Google will school users on their pronunciation with a new tool that uses AI to analyze speech

Daily Mail - Science & tech

Google is rolling out a new feature that lets users check their pronunciation using artificial intelligence. The tool, which launched today, is accessible to users upon searching Google for correct word pronunciations and leverages the microphone on one's device. Users are prompted to speak the word into their mic and then Google's AI will analyze the snippet and compare it against the word's correct pronunciation. Google's new pronunciation tool is available today and uses one's microphone to listen and analyze speech and provide feedback Above is an example of Google helping a user pronounce the word'anemone' 'For example, if you're practicing how to say "asterisk," the speech recognition technology analyzes how you said the word and then, it recognizes that the last soundbite was pronounced'rict' instead of'uhsk,' Google said in a statement. 'Based on this, you will receive feedback on how you can improve next time.'

Amazon Echo Flex: All you need to know about the plug-in smart speaker with Alexa voice control

Daily Mail - Science & tech

Over the past five years the Amazon Echo and Alexa voice service has paved the way for exciting smart home devices. Now we are being introduced the brand's hottest new release: the Echo Flex - a smart speaker that saves on space by conveniently plugging straight into the wall. With a price tag of just £24.99, the Echo Flex is certainly one of the cheapest options to get Amazon's Alexa in more places throughout your home. It is available for pre-order now and due for release tomorrow 14 November 2019. Whether it's in your hallway, kitchen, or attic, this impressive smart speaker will assist you in a multitude of everyday tasks.

Is the all-new Amazon Echo worth the money?

USATODAY - Tech Top Stories

Amazon's Echo has been our long-time favorite in the lineup of Alexa-enabled smart speakers and displays. Since its introduction in 2015, the Echo has stood out in an increasingly congested marketplace for its sound quality, far-field voice technology, and minimal footprint. The new Echo is no exception to that trend with its improved speaker, rounded design, and ever-helpful Alexa. Let's dig a little deeper into what the third-generation Echo is about and whether you should get one. The third-generation Echo can put out decent sound with its 0.8-inch tweeter and 3-inch woofer.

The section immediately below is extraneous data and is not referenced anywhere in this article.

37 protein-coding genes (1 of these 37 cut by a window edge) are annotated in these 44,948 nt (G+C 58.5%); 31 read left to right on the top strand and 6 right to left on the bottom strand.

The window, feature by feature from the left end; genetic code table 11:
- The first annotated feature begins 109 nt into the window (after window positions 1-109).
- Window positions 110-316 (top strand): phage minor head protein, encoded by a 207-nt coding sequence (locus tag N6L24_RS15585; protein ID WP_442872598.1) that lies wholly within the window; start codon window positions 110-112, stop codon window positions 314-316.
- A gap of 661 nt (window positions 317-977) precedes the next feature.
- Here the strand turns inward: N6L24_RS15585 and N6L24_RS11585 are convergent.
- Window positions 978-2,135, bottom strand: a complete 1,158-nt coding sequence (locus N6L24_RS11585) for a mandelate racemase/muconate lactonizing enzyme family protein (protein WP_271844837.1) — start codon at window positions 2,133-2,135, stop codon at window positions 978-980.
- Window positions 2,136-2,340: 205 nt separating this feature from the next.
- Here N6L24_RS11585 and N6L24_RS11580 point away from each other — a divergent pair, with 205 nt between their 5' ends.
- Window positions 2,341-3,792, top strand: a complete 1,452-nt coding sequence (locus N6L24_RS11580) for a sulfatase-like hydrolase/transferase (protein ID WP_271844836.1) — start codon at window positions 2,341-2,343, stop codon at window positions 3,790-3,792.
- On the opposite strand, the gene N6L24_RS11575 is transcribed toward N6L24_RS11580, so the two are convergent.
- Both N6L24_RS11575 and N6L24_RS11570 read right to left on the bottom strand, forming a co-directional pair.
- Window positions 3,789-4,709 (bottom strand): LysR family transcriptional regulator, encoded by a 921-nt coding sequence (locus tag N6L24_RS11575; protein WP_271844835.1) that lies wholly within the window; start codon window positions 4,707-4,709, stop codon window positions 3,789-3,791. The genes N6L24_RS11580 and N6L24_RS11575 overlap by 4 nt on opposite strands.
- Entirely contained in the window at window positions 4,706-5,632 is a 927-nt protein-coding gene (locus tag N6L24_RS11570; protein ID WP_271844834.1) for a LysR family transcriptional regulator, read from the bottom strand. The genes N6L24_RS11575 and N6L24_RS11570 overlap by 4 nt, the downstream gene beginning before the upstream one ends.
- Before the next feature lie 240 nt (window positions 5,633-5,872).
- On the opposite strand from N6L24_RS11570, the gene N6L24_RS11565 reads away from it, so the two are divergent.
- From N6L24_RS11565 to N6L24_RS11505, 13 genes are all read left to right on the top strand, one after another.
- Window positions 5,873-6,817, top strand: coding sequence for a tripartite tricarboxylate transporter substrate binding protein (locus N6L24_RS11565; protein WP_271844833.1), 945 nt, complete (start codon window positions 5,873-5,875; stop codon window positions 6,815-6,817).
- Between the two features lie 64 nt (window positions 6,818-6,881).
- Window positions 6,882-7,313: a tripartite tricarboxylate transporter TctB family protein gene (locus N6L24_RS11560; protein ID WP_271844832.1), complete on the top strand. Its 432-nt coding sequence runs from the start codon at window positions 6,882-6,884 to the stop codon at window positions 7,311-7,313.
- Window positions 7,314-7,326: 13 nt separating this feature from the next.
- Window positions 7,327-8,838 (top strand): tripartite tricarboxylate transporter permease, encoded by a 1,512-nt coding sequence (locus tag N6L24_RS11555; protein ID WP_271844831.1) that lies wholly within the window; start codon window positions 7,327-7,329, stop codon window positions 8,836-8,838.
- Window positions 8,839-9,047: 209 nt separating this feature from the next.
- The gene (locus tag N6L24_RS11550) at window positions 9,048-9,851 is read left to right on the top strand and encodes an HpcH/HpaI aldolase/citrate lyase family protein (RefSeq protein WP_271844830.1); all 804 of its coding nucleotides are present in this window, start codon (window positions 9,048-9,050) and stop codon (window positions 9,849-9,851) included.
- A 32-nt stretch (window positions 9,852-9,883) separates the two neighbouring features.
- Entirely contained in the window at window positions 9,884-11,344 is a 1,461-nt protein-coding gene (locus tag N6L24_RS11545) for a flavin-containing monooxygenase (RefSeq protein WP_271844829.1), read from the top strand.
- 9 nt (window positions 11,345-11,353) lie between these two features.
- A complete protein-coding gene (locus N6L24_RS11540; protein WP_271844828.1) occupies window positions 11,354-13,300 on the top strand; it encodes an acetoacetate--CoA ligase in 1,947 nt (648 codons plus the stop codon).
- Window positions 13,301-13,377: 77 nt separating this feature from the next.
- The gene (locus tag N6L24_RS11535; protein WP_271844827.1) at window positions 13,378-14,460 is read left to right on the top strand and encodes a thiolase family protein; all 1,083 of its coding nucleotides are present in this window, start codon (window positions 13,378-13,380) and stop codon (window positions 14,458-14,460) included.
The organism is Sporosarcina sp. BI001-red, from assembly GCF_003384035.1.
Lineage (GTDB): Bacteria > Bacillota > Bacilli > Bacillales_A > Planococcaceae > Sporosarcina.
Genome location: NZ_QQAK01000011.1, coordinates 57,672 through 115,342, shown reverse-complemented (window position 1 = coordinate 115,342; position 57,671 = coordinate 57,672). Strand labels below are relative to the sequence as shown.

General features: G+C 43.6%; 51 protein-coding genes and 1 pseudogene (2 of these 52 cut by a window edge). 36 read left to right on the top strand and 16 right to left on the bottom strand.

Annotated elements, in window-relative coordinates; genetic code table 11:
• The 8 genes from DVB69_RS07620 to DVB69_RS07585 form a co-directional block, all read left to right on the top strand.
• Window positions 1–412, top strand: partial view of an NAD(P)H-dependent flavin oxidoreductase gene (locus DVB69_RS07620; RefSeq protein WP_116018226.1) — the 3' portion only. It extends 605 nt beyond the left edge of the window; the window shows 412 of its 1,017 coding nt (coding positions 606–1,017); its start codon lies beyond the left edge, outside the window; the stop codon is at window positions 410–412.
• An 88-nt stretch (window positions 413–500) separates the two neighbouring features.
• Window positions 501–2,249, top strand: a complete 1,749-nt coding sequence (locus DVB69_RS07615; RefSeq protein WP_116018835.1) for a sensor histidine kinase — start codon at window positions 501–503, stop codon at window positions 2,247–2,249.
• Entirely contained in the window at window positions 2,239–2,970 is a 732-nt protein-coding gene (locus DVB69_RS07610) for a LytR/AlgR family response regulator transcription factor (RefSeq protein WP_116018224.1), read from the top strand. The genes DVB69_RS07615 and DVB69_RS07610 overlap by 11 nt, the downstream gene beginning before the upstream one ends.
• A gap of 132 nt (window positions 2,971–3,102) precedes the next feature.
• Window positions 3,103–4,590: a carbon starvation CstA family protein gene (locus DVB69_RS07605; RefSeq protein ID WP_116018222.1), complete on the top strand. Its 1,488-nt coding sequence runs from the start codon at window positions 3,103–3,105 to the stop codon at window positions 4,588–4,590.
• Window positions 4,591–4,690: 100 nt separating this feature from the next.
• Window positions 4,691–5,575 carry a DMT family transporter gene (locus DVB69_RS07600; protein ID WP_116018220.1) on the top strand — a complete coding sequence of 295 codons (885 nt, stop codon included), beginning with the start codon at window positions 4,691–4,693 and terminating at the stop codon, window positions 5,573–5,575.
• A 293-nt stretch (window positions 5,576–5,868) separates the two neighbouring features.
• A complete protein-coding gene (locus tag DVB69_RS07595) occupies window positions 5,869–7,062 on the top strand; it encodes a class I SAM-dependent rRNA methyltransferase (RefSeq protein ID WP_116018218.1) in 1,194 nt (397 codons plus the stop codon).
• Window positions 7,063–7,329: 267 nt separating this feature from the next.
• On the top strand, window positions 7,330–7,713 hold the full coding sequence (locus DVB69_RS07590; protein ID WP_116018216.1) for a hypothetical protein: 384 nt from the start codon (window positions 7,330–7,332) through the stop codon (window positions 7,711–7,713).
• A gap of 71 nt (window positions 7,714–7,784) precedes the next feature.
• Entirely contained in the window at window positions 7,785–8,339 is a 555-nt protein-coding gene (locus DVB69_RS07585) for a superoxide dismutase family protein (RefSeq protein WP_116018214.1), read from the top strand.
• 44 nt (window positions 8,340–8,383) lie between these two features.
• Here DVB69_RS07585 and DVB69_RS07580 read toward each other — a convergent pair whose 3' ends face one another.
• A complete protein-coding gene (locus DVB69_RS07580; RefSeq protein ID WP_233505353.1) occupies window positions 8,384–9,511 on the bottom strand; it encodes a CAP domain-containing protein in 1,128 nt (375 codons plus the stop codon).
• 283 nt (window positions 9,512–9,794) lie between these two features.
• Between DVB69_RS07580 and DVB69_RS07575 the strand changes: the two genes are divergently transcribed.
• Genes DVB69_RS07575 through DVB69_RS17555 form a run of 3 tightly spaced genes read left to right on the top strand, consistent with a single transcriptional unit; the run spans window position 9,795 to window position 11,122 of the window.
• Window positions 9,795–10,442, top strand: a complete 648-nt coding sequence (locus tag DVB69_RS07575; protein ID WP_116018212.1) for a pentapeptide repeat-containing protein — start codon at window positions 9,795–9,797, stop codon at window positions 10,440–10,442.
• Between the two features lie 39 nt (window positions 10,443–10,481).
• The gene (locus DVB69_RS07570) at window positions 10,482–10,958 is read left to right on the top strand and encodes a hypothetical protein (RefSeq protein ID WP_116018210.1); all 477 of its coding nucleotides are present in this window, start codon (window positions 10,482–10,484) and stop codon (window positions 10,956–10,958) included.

LightCommands Audio Injection Attacks Threaten Voice Assistants


Researchers have come up with a new attack strategy against smart assistants. These attacks threaten all devices featuring voice assistants. Dubbed as'LightCommands', these attacks enable a potential attacker to inject voice commands to the devices and take control of them. Researchers have developed new attacks that allow meddling with smart assistants. These attacks named'LightCommands' allow injecting audio signals to voice assistants.

Researchers use laser to hack voice-activated devices like Amazon Echo

USATODAY - Tech Top Stories

Suddenly, the garage door opens, a burglar slides in, uses another laser to have the Echo start the car and drives off. Researchers from the University of Michigan have used laser lights to exploit a wide variety of voice-activated devices, giving them access to everything from thermostats to garage door openers to front door locks. The researchers have communicated their findings to Amazon, Google and Apple, which are studying the research. Working with researchers from the University of Electro-Communications in Japan, U-M's researchers published a paper and a web site detailing how it works. There are also videos showing it in action.

Amazon's Alexa-powered Echo Buds earphones have a hidden fitness tracking feature

Daily Mail - Science & tech